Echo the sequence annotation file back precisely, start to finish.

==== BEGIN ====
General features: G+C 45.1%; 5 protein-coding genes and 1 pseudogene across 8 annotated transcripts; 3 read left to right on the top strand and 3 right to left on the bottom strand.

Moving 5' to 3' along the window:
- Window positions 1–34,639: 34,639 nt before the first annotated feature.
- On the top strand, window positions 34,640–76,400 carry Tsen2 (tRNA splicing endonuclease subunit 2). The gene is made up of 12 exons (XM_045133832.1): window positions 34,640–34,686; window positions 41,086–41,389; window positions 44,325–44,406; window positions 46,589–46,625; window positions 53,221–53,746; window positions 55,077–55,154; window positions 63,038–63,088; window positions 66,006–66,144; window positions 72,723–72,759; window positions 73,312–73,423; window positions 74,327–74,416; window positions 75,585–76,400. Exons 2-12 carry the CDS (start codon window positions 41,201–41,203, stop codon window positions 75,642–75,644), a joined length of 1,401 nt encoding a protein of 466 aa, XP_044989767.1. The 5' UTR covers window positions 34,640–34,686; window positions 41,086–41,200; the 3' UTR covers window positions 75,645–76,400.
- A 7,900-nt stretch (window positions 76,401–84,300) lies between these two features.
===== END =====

General features: G+C 45.1%; 5 protein-coding genes and 1 pseudogene across 8 annotated transcripts; 3 read left to right on the top strand and 3 right to left on the bottom strand.

Moving 5' to 3' along the window:
- Window positions 1–34,639: 34,639 nt before the first annotated feature.
- On the top strand, window positions 34,640–76,400 carry Tsen2 (tRNA splicing endonuclease subunit 2). The gene is made up of 12 exons (XM_045133832.1): window positions 34,640–34,686; window positions 41,086–41,389; window positions 44,325–44,406; window positions 46,589–46,625; window positions 53,221–53,746; window positions 55,077–55,154; window positions 63,038–63,088; window positions 66,006–66,144; window positions 72,723–72,759; window positions 73,312–73,423; window positions 74,327–74,416; window positions 75,585–76,400. Exons 2-12 carry the CDS (start codon window positions 41,201–41,203, stop codon window positions 75,642–75,644), a joined length of 1,401 nt encoding a protein of 466 aa, XP_044989767.1. The 5' UTR covers window positions 34,640–34,686; window positions 41,086–41,200; the 3' UTR covers window positions 75,645–76,400.
- A 7,900-nt stretch (window positions 76,401–84,300) lies between these two features.